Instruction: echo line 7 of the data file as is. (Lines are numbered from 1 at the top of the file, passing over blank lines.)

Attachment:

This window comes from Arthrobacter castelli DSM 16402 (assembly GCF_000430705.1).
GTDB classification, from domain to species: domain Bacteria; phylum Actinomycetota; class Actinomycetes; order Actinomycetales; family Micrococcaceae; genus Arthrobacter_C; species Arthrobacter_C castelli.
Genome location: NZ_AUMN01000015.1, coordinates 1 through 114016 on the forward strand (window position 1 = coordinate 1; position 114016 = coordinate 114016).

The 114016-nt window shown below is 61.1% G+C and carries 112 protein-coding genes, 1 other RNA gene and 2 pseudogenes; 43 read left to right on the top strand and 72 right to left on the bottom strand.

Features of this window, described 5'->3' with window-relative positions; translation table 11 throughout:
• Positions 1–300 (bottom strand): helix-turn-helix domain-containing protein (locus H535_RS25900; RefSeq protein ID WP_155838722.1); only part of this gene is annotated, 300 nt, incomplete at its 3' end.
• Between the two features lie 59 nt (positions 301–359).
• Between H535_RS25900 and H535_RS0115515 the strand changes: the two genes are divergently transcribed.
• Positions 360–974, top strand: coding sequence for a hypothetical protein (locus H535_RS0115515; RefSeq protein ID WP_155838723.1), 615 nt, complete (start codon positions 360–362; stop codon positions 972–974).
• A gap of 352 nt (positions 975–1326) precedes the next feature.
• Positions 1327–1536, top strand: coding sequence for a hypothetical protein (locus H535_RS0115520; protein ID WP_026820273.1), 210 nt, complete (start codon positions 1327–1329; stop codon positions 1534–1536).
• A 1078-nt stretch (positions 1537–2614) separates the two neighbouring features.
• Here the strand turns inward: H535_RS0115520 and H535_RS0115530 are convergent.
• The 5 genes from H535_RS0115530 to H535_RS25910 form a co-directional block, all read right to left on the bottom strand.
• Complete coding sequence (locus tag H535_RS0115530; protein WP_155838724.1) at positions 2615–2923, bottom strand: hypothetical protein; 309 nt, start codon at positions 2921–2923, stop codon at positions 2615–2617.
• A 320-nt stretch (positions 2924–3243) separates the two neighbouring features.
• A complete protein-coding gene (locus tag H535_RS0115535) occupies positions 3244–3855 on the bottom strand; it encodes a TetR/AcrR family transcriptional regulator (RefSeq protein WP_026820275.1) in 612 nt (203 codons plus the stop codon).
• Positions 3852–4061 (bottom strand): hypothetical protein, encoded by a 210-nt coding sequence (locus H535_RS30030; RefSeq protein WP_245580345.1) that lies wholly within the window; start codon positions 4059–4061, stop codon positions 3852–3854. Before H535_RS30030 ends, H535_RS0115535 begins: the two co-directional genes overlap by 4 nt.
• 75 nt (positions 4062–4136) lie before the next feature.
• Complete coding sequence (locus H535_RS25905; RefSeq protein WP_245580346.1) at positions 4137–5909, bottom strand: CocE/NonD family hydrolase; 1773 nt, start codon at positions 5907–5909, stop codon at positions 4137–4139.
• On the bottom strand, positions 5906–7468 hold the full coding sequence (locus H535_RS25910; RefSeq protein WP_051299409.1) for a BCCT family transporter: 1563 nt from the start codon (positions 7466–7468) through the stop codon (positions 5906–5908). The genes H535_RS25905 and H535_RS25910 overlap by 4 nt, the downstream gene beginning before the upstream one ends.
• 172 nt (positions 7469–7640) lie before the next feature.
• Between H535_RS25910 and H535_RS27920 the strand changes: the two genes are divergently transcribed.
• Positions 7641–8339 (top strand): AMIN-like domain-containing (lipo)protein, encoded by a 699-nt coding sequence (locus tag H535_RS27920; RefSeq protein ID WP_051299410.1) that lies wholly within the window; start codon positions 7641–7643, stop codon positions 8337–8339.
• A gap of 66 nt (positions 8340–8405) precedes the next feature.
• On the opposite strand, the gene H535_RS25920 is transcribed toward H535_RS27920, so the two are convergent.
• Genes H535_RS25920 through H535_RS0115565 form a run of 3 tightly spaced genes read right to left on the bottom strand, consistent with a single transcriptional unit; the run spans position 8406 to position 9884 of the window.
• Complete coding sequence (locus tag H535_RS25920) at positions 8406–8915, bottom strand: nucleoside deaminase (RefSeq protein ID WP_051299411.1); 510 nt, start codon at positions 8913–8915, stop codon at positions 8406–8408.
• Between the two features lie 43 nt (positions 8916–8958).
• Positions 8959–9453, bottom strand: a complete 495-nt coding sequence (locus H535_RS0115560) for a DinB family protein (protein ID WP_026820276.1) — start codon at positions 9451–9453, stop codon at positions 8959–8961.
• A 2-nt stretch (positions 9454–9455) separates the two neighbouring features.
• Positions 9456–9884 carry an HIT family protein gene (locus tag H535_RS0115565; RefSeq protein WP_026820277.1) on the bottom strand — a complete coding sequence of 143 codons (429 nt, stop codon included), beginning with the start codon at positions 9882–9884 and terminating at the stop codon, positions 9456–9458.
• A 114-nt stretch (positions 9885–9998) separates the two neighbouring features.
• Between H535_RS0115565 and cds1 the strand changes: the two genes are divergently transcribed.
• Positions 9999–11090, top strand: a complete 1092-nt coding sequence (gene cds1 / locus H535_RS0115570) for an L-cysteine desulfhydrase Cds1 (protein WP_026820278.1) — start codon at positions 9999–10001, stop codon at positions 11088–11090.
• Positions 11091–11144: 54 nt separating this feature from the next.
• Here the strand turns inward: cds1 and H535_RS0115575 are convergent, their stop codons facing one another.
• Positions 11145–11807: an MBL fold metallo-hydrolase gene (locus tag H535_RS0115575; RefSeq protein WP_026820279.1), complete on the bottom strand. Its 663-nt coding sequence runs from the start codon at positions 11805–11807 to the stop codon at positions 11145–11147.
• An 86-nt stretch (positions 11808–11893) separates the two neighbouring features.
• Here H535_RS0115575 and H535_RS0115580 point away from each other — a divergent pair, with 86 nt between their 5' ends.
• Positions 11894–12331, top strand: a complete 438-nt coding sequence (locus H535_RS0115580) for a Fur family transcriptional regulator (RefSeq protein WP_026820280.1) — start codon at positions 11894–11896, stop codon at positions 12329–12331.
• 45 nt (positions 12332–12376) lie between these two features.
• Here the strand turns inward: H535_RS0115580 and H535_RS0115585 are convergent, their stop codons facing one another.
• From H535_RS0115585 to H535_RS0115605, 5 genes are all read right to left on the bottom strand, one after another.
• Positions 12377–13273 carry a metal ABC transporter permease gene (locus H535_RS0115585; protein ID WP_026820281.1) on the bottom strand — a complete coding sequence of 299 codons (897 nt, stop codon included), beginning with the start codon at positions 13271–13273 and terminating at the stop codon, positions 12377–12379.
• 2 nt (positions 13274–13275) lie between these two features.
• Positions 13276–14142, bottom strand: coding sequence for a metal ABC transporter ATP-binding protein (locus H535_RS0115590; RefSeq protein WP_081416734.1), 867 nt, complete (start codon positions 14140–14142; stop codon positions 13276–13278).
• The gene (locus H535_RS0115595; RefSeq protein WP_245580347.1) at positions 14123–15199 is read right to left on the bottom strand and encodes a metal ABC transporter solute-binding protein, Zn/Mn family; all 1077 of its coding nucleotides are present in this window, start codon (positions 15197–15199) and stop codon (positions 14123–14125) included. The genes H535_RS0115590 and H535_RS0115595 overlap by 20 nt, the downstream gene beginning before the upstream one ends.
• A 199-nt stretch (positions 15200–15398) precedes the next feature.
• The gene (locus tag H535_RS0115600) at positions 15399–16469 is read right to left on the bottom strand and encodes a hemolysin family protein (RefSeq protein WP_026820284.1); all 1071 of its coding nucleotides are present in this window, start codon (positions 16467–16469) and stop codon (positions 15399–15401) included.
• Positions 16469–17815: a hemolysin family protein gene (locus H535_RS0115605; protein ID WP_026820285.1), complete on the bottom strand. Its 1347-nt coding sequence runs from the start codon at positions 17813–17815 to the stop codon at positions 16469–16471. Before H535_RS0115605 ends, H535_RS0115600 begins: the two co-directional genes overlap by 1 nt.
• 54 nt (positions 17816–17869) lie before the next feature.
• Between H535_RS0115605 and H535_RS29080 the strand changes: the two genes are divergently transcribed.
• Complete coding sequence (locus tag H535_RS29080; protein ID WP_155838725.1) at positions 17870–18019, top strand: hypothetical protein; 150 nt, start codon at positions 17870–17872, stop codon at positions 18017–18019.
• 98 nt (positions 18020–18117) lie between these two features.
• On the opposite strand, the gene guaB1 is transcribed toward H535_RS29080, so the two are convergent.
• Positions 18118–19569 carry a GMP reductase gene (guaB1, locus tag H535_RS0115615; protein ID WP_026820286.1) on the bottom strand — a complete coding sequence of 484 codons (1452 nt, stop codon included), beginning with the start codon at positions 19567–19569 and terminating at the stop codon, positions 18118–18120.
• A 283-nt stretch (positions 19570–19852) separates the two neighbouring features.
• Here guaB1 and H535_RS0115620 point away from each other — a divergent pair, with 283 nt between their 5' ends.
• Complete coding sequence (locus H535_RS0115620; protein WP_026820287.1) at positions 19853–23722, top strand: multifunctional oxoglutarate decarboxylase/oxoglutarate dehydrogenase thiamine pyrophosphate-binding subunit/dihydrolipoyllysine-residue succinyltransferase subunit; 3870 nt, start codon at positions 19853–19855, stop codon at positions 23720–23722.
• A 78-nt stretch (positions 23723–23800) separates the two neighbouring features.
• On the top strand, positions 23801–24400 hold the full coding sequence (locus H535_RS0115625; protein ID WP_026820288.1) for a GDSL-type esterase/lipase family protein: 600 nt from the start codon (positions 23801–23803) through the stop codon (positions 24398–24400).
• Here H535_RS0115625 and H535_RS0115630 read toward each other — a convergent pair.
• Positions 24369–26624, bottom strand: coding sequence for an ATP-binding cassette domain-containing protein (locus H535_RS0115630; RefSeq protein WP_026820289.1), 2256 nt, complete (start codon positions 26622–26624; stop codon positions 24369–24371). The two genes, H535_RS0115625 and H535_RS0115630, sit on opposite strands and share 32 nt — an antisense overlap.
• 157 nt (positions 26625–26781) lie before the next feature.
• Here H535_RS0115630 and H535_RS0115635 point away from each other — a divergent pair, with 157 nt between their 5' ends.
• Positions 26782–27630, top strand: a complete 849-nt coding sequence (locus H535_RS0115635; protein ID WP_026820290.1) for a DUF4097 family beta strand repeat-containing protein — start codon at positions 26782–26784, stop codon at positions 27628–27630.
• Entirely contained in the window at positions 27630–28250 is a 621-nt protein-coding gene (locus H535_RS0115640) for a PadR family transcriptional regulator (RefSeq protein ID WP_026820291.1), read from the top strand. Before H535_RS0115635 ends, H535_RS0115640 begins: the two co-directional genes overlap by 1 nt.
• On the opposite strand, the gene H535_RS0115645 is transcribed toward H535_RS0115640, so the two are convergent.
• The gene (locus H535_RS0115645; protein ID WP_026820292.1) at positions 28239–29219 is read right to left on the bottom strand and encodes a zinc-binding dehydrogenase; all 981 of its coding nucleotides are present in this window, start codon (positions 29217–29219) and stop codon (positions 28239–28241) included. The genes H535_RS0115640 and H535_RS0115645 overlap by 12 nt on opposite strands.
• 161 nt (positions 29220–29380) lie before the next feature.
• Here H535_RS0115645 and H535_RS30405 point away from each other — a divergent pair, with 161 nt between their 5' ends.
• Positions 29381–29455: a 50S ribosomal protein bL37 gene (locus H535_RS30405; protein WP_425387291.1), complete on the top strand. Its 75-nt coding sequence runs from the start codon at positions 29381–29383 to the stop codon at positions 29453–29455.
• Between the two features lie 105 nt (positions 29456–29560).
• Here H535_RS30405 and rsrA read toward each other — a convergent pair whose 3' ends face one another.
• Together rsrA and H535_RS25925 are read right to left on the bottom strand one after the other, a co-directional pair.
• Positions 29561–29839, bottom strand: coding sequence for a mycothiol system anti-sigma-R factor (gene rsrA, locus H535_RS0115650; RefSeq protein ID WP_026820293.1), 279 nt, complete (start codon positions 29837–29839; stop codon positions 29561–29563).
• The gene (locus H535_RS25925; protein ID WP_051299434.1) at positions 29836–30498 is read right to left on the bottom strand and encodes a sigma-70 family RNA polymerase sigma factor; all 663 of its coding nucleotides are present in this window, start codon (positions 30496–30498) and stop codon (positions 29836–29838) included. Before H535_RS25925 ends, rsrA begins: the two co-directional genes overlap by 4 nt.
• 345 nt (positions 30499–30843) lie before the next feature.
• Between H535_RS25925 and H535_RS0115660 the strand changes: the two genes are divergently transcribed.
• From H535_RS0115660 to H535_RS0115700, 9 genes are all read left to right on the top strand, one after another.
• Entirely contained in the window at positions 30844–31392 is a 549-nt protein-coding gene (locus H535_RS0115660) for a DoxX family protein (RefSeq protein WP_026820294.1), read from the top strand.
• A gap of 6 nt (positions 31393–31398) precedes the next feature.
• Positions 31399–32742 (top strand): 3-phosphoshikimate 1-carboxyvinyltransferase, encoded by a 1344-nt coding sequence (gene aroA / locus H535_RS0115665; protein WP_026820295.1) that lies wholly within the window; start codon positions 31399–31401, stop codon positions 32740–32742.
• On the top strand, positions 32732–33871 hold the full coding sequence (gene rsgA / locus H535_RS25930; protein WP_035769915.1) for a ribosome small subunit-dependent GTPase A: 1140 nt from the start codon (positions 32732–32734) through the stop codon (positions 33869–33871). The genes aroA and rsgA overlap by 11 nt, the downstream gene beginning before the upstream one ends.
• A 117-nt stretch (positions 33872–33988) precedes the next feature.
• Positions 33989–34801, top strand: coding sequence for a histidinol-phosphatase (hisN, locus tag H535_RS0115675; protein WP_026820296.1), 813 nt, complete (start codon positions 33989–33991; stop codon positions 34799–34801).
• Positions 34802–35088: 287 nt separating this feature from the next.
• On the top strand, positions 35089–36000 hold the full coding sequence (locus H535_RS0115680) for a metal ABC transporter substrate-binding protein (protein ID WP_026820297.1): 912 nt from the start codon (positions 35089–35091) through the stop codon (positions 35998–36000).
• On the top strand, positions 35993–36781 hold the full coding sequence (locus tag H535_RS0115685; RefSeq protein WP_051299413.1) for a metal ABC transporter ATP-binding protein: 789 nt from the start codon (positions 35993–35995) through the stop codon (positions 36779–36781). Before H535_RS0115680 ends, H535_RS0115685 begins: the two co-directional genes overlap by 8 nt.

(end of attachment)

• Between the two features lie 59 nt (positions 301–359).